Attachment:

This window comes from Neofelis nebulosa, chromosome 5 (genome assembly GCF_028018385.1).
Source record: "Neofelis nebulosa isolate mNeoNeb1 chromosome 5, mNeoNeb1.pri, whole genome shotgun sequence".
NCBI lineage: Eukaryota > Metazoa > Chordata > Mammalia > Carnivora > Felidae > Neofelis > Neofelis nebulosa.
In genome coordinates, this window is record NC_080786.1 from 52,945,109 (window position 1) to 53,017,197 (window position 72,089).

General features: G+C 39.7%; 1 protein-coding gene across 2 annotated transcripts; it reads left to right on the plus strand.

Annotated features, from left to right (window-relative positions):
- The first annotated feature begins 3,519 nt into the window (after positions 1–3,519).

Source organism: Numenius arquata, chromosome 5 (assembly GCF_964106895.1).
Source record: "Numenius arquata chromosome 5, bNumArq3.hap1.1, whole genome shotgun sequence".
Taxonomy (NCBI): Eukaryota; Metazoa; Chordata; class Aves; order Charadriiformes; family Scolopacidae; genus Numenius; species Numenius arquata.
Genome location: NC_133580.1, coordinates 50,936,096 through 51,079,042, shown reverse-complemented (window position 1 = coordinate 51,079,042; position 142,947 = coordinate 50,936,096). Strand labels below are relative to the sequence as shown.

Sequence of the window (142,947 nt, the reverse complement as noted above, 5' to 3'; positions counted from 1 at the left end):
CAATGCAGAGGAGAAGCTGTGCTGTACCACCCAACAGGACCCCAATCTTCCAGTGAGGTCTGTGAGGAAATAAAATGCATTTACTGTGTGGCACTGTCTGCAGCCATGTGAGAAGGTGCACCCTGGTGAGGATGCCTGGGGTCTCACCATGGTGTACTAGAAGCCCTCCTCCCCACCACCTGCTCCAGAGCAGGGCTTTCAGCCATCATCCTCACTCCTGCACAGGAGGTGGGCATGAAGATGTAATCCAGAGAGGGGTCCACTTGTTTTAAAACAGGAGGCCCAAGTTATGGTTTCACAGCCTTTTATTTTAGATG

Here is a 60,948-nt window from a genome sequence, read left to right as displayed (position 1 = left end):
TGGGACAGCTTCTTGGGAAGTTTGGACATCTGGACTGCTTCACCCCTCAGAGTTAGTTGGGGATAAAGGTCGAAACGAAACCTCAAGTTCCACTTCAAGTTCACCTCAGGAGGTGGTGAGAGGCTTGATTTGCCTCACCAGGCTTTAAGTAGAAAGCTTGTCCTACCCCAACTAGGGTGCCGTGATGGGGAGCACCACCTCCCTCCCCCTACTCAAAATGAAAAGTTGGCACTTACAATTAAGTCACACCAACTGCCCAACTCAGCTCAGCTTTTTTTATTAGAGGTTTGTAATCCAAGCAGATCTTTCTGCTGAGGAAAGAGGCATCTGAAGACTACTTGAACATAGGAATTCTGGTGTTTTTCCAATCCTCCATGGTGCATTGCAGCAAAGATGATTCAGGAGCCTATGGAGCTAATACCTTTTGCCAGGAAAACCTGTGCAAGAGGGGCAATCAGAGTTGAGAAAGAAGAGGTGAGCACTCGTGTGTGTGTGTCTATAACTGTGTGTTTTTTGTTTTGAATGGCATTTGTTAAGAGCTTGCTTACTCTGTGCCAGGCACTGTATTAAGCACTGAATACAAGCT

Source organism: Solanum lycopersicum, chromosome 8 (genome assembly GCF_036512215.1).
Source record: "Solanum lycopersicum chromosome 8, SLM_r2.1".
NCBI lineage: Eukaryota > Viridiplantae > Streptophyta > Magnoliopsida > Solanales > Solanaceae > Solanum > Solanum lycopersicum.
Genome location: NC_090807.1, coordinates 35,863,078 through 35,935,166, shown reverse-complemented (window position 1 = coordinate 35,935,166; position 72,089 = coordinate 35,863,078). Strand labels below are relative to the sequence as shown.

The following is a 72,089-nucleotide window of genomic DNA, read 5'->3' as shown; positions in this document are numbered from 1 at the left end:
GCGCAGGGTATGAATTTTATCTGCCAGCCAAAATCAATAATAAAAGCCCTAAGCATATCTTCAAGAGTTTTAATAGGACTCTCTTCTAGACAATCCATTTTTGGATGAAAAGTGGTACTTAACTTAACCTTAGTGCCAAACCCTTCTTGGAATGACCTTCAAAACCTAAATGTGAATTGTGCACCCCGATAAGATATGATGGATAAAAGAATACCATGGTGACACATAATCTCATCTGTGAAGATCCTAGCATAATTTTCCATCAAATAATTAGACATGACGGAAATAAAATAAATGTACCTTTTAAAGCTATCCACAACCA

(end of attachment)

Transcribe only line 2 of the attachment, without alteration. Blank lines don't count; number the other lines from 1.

Source record: "Neofelis nebulosa isolate mNeoNeb1 chromosome 5, mNeoNeb1.pri, whole genome shotgun sequence".